Hobart is Australia's quiet overachiever. As the country's smallest and most-southerly state capital, it rarely gets the attention lavished upon its mainland siblings. This is odd because it punches way above its weight in terms of attractions, accommodation, dining and experiences – much like the island state of Tasmania itself. The good news is that we'll soon be able to fly direct to this diminutive gem when international flights resume between Auckland and Hobart. Here's a taste of what awaits us when we can.
The city's most notable hotel opening last year was the Crowne Plaza Hobart, a stylish 235-room property in the heart of the CBD with sweeping views of the waterfront and Mount Wellington. Splash out on a club room and you'll get access to a dedicated Club Lounge with complimentary all-day refreshments and early evening canapes and drinks. Even if you don't stay here, be sure to check out Aura, the property's show-stopping rooftop bar and restaurant, where you can indulge in a seven-course degustation menu featuring Tassie's finest fresh produce (think kingfish ceviche and oysters with mascarpone and caviar). crowneplaza.com/hobart; aurahobart.com.au
Two more brands that recently debuted in the city include Vibe, which now has a sleek 142-room city-centre property with a heated infinity pool, and Movenpick, which unveiled its first Australian hotel in January. Near the waterfront, the contemporary 221-room property is particularly popular with chocoholics thanks to its indulgent chocolate-tasting packages and free treats during a daily "chocolate hour". vibehotels.com; movenpick.com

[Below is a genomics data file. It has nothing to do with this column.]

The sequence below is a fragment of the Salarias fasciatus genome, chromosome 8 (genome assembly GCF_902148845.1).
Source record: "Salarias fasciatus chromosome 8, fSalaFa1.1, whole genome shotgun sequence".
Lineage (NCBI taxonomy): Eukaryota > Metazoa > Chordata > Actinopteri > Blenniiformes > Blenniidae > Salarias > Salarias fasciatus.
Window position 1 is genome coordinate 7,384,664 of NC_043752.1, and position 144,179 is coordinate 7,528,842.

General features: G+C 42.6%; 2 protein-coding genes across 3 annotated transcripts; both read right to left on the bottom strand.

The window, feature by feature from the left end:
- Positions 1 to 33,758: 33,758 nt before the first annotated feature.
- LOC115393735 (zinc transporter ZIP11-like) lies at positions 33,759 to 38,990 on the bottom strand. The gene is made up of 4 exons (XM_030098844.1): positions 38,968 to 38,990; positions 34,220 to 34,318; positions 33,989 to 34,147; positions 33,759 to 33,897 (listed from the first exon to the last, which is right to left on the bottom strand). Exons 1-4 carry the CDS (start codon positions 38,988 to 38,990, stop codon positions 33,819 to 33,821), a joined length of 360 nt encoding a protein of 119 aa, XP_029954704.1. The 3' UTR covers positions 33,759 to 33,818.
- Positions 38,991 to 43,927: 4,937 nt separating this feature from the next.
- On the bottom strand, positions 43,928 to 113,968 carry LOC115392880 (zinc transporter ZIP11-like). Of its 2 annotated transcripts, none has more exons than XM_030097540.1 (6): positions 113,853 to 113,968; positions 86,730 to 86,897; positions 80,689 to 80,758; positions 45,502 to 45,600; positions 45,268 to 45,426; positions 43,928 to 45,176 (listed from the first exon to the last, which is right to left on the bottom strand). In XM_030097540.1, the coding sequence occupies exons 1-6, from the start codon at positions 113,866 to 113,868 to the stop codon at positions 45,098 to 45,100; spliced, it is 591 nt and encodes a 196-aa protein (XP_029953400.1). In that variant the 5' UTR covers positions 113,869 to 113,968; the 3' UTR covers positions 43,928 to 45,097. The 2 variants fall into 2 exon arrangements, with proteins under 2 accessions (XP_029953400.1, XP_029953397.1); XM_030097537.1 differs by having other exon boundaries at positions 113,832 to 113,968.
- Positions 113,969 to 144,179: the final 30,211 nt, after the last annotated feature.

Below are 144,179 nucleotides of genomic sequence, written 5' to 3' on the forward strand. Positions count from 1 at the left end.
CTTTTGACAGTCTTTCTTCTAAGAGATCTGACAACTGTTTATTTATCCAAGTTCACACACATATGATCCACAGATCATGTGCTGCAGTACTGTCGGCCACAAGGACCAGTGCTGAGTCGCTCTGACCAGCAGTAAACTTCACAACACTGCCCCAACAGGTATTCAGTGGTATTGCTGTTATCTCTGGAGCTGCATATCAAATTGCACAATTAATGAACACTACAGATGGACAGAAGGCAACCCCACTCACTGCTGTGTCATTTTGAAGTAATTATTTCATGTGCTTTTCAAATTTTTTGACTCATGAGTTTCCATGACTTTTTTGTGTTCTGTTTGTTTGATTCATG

If you'd like to learn more about Hobart's colourful past, check out MACq01, where every room is named after a notable local character. The award-winning luxury hotel offers free storytelling tours of the property and the city, plus it has a fantastic onsite restaurant, Old Wharf, and an intimate, curio-filled cocktail bar called Evolve (look out for the life-size skeleton of a Russian cave bear). macq01.com.au
You can't talk about Hobart without mentioning the gallery that catapulted it on to the global art stage. The Museum of Old and New Art (Mona) is Australia's largest private art gallery, an engaging, confronting and, at times, downright disturbing collection of contemporary art housed in a striking subterranean sandstone space. Recently re-opened after a nine-month refurbishment, it now has a children's playground, a mirror maze and new artworks from eccentric owner David Walsh's personal collection. The sprawling complex is also home to a brewery, two wineries, several bars and restaurants, a tennis court and accommodation in eight luxury pavilions. If you only do one thing while you're in Hobart, make it this. mona.net.au